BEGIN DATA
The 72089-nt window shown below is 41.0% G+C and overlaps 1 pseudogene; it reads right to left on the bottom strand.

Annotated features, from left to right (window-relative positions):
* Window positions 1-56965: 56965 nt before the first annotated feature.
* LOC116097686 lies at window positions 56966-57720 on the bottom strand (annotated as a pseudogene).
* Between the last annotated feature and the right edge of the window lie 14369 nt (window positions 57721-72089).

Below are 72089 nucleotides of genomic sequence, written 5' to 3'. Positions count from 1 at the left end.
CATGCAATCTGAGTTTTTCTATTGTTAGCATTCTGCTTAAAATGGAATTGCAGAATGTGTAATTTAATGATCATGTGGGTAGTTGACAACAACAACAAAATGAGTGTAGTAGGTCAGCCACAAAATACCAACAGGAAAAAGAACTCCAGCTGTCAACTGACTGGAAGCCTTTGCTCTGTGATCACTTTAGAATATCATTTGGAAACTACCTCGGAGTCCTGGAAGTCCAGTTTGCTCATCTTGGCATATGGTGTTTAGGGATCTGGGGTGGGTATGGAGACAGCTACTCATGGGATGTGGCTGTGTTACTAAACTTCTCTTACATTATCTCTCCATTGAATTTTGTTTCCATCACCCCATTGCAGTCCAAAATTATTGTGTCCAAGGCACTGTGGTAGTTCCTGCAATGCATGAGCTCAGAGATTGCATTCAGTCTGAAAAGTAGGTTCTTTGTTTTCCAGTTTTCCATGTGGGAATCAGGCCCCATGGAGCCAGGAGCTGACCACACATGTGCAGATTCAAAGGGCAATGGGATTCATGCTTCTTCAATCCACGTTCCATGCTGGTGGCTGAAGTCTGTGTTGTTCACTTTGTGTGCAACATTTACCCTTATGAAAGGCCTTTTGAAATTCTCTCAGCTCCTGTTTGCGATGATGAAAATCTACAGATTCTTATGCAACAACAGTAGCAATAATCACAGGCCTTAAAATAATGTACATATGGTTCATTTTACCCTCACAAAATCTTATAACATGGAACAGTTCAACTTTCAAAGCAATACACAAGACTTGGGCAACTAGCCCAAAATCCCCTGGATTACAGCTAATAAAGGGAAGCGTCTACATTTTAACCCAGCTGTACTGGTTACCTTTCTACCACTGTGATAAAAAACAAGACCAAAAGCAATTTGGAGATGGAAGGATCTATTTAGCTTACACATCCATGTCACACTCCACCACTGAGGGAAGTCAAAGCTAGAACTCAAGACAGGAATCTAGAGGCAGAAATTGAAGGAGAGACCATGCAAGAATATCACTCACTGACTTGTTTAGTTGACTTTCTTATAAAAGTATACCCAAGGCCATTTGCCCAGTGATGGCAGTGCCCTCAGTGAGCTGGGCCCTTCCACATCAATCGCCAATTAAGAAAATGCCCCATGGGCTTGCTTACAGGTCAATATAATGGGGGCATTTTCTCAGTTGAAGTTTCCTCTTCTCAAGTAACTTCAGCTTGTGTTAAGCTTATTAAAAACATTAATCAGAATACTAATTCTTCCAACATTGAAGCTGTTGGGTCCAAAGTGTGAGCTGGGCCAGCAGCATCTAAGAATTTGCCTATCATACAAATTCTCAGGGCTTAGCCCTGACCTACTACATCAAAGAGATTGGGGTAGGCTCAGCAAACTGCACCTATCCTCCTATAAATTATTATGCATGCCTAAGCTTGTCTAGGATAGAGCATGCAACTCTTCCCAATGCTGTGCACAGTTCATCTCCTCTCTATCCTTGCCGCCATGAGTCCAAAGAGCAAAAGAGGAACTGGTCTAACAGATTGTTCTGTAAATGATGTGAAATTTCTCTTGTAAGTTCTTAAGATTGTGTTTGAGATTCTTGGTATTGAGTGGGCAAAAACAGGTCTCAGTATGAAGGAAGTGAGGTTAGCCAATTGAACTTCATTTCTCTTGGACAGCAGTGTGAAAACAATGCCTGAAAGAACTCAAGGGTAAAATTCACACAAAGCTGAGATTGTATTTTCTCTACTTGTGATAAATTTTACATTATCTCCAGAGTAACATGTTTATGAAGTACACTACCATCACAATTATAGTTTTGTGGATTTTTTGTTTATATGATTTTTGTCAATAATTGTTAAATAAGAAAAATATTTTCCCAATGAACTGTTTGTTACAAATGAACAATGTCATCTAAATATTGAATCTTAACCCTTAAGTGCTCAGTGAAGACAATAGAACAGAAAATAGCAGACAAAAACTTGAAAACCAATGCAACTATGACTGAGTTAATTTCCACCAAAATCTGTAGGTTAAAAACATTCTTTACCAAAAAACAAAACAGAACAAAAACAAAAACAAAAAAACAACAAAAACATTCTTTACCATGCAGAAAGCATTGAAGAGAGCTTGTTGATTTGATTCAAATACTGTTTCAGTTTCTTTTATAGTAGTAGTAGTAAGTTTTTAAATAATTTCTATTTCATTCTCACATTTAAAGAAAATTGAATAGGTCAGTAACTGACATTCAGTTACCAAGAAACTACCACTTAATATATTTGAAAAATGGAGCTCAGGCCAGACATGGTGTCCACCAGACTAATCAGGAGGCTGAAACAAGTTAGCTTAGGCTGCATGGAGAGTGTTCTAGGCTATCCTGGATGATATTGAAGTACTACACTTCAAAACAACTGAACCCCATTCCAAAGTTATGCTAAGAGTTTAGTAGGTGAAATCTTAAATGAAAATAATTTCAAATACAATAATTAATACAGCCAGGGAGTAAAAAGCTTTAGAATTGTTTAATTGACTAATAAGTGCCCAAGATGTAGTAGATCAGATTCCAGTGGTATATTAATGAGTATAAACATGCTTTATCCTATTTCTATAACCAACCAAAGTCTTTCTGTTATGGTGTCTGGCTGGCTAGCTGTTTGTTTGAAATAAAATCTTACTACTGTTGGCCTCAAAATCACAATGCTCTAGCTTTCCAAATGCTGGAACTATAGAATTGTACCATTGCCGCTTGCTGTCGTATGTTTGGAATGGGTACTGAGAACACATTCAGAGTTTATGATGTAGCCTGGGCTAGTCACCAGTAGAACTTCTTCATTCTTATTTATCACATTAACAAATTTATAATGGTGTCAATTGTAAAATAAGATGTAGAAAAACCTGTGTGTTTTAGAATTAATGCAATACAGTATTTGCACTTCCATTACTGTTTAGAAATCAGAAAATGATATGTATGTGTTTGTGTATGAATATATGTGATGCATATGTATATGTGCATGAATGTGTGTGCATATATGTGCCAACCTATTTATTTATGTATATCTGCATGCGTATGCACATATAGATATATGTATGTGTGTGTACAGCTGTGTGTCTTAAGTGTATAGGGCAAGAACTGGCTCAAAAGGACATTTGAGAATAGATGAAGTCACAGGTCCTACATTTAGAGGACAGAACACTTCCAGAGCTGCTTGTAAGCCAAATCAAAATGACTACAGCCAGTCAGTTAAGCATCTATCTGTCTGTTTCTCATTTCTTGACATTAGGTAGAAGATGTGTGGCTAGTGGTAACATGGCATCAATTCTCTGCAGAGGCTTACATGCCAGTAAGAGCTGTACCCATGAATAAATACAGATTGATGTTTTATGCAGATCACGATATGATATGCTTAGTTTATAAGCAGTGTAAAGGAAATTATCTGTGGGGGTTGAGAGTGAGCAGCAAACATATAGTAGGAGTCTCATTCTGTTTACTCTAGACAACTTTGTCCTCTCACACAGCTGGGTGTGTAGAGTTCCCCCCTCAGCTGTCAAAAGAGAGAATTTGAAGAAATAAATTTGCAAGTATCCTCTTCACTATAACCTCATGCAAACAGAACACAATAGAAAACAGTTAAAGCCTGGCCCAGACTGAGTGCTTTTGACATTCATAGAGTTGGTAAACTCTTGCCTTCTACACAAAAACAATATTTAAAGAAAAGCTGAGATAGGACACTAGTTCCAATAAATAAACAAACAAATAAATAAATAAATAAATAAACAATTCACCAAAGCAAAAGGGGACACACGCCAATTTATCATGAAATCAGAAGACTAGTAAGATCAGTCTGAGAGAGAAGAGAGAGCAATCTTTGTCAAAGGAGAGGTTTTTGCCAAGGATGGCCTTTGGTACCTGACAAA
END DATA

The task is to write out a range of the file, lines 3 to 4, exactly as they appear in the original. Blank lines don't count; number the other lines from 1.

* Window positions 1-56965: 56965 nt before the first annotated feature.
* LOC116097686 lies at window positions 56966-57720 on the bottom strand (annotated as a pseudogene).